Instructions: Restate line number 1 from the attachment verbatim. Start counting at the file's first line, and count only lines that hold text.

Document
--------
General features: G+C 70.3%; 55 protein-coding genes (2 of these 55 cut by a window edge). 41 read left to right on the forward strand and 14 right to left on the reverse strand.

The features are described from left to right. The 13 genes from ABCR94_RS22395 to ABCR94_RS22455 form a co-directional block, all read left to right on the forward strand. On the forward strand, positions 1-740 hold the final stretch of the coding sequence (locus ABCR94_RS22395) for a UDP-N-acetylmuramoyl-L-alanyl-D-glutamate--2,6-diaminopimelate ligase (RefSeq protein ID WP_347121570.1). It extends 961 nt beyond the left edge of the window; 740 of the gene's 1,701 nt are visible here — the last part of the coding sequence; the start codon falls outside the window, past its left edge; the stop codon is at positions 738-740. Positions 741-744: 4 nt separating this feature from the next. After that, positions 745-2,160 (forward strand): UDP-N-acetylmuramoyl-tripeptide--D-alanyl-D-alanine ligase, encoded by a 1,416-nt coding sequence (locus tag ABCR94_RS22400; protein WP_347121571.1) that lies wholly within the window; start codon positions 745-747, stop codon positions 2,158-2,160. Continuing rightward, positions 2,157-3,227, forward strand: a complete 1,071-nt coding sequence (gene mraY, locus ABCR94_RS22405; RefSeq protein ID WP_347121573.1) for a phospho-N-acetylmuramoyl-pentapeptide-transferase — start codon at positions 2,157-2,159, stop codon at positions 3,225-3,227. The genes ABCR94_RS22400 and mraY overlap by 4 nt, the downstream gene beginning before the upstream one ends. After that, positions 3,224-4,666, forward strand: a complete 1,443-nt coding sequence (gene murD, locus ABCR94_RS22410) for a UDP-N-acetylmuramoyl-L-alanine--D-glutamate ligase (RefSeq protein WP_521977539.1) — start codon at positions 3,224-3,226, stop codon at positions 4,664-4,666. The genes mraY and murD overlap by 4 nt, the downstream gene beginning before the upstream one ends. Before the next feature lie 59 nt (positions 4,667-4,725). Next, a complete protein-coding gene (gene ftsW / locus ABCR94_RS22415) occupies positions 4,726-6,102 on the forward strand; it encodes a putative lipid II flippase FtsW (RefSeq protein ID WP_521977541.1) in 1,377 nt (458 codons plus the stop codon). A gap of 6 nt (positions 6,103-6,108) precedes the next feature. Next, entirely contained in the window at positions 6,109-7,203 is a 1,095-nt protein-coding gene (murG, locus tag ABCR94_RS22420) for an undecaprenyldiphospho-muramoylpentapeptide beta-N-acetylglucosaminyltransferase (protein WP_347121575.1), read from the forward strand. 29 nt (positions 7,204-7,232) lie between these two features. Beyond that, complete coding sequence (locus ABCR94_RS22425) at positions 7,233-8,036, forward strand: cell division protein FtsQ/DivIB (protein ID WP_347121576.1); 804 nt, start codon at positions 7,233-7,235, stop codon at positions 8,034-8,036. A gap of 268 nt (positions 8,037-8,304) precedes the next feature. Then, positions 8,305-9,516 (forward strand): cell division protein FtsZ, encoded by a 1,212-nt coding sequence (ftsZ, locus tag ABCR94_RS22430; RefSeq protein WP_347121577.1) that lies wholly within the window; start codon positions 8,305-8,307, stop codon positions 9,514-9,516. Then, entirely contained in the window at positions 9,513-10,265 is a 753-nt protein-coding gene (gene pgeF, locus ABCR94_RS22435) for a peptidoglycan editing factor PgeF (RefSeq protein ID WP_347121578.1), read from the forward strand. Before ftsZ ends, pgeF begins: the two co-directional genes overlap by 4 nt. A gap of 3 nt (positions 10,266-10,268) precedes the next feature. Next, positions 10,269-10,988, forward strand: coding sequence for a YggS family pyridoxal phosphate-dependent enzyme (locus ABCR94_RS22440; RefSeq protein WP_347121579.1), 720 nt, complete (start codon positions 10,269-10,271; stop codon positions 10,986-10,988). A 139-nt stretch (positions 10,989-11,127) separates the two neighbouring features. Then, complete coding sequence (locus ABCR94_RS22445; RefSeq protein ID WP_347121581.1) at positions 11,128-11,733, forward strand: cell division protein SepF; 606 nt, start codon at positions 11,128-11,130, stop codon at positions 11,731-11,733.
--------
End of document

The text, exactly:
General features: G+C 70.3%; 55 protein-coding genes (2 of these 55 cut by a window edge). 41 read left to right on the forward strand and 14 right to left on the reverse strand.